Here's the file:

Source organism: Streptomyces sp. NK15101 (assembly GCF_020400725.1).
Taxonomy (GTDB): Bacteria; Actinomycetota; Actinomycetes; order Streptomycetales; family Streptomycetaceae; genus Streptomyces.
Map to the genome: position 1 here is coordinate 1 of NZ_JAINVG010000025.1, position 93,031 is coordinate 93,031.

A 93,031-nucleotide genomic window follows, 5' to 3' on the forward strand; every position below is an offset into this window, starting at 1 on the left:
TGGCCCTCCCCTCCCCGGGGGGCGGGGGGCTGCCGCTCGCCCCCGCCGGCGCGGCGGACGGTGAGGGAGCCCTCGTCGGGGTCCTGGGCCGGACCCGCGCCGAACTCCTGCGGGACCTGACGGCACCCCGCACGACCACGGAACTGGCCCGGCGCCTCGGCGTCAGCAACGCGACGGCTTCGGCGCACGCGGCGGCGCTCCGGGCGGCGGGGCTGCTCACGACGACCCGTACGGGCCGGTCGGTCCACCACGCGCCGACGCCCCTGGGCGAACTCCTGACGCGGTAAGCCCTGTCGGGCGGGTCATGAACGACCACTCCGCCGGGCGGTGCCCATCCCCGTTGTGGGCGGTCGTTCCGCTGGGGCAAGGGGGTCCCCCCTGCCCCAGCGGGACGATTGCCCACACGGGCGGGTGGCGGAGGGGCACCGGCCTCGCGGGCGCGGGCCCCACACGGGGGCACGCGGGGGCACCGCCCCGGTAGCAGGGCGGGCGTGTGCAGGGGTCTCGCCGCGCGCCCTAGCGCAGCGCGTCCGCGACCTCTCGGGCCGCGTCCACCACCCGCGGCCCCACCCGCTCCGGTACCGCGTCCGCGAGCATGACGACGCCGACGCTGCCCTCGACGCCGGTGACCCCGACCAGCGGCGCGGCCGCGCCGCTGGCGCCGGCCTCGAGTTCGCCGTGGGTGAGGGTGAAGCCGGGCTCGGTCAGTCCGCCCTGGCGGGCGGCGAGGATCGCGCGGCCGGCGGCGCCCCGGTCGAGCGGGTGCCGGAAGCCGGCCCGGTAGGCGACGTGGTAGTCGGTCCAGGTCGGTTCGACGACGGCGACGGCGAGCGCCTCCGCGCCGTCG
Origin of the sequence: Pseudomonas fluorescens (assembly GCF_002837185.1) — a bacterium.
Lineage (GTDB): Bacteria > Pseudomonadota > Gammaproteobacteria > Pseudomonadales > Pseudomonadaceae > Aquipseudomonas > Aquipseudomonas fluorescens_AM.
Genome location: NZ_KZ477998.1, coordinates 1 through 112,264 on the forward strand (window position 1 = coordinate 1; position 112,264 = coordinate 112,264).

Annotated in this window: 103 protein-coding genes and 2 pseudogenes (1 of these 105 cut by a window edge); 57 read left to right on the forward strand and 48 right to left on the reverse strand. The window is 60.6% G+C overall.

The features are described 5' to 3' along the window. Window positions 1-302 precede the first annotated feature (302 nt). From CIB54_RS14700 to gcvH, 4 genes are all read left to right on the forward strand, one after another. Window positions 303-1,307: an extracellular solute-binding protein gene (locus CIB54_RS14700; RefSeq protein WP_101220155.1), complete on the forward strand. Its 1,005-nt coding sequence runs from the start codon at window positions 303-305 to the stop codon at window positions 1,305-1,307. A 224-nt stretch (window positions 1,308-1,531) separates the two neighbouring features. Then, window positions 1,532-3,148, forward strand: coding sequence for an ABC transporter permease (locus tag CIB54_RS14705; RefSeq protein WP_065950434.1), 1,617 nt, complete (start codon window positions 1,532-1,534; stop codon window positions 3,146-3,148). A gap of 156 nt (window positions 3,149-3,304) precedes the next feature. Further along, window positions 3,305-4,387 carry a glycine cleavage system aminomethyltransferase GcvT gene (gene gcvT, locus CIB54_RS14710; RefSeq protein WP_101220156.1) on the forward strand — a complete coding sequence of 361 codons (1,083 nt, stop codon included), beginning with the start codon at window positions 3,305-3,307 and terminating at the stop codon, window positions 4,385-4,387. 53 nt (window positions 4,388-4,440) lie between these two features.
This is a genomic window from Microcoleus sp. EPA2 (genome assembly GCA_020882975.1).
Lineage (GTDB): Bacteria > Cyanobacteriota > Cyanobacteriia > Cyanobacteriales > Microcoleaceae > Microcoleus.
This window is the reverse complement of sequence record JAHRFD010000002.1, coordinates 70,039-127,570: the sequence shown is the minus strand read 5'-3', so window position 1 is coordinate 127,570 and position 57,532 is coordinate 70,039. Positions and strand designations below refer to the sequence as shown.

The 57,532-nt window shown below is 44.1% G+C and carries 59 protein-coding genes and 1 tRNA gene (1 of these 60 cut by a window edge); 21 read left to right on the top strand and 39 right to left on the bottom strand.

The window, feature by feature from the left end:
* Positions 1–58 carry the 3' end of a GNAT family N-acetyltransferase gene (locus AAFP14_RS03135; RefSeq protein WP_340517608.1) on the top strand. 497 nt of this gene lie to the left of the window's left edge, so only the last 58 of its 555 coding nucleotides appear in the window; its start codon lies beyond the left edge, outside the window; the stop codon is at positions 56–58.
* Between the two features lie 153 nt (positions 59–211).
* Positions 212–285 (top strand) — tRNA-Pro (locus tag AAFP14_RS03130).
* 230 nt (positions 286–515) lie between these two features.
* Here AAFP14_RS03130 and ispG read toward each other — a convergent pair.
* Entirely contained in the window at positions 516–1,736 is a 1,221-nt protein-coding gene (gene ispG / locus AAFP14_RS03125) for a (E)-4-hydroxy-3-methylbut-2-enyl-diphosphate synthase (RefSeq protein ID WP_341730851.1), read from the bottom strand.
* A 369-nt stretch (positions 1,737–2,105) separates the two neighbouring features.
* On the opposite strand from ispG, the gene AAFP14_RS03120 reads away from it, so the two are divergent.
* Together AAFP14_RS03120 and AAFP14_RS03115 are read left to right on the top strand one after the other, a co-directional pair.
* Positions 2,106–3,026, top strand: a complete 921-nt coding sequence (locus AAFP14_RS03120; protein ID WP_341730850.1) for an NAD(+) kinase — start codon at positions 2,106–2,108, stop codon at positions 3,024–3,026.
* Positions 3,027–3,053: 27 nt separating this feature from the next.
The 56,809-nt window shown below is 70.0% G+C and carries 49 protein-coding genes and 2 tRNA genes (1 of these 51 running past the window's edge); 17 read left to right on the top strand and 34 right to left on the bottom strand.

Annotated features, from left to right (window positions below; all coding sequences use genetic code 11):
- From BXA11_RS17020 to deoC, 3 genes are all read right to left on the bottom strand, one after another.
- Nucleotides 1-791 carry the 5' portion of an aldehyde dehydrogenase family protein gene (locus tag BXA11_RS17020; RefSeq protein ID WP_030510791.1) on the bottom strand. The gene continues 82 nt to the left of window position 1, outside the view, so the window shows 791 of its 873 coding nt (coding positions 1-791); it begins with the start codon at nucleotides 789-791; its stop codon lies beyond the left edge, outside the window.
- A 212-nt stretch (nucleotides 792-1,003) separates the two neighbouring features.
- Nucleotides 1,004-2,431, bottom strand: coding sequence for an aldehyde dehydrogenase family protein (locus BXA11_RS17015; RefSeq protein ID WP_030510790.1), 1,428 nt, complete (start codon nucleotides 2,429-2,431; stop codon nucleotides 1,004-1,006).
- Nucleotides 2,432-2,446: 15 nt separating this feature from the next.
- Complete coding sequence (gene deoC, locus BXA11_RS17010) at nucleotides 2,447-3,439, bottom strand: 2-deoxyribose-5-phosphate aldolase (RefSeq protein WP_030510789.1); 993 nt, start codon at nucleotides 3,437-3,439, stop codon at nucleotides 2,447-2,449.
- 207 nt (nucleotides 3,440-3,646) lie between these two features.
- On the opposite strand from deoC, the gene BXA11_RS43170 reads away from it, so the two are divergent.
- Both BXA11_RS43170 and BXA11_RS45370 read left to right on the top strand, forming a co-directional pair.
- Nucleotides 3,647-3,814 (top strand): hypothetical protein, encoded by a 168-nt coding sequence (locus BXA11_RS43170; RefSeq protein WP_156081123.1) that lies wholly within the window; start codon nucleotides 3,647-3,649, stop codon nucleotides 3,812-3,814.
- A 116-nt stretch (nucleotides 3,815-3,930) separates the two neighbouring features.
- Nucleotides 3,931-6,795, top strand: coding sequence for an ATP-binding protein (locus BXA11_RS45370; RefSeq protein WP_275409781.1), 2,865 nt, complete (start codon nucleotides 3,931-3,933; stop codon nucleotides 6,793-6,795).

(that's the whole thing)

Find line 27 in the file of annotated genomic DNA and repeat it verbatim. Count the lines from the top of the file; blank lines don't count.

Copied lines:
The 56,809-nt window shown below is 70.0% G+C and carries 49 protein-coding genes and 2 tRNA genes (1 of these 51 running past the window's edge); 17 read left to right on the top strand and 34 right to left on the bottom strand.